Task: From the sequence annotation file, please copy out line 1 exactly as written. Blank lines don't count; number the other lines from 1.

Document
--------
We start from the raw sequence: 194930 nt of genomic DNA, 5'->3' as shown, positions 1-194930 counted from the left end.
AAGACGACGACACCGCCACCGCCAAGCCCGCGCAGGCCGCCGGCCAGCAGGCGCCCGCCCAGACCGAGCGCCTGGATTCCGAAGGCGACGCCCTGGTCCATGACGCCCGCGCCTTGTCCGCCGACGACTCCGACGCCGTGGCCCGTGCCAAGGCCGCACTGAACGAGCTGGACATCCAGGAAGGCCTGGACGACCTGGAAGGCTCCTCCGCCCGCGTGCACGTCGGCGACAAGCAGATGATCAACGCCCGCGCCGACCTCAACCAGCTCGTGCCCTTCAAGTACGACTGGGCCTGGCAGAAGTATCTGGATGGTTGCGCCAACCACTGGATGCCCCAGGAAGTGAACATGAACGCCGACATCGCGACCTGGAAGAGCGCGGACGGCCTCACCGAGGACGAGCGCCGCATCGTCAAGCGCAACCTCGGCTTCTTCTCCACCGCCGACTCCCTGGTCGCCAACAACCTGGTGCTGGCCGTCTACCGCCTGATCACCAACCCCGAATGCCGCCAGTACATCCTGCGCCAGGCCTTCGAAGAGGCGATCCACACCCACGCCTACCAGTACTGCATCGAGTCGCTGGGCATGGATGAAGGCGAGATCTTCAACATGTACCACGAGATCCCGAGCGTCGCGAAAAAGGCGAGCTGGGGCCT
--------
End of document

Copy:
We start from the raw sequence: 194930 nt of genomic DNA, 5'->3' as shown, positions 1-194930 counted from the left end.